The problem is, you need to execute the whole query (not just the OpenRowset) as a string, and the scope of variables is lost. You cannot declare a variable outside the TSQL string you want to EXEC, then set it inside the TSQL statement, then use it after. This makes it tough to get data out of the OpenRowset execution. Now if you just are executing the TSQL and getting a result set back for a report or something, it will work without doing what I am doing here, but if you need a scalar value back or something to use in a query later in your proc, then you need to do this. I tried different solutions and this was the only one I could get to work. Like I said, declaring a var before and trying to use in the TSQL exec wont work. Also, a RETURN wont work, it will give you an error saying it doesn’t work in the scope or something similar, here is an example of what does work – using a temp table.


DECLARE @TSQL varchar(max)

  mytempresult DECIMAL(10, 3)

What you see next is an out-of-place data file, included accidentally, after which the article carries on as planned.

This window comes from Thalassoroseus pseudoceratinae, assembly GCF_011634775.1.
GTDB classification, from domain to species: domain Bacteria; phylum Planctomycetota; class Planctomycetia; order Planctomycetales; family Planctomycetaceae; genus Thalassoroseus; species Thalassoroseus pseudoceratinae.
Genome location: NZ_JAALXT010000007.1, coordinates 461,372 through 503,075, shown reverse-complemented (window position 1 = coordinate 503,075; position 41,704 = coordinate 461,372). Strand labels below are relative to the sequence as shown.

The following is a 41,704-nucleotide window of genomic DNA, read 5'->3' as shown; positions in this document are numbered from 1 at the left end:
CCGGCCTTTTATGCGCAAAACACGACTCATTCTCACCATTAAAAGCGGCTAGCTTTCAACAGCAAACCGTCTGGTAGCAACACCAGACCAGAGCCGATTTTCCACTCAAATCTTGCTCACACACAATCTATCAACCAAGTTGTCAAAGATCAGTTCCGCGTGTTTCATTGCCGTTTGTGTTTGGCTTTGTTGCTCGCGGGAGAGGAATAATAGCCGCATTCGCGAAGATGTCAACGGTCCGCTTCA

SELECT @myVar =
SELECT [Measures].[MyMeasure] FROM
”DATA SOURCE=MySSASServer; Initial Catalog=MySSASDB;”,
   MEMBER Measures.[MyMeasure]
  AS (‘ + @SomeDynamicString + ‘)
{[Measures].[MyMeasure]} ON COLUMNS
FROM [MyCube]
as a

INSERT INTO #results VALUES (@myVar)


DECLARE @myVarForReal AS DECIMAL(10, 3)
SELECT  @myVarForReal = mytempresult
FROM    #results

DROP TABLE #results

as you can see, I CREATE the temp table outside the TSQL var, then I actually declare a var inside the TSQL statement, set it in my OpenRowset call, which I pass in some other var (@SomeDynamicString) and then insert that value into my temp table.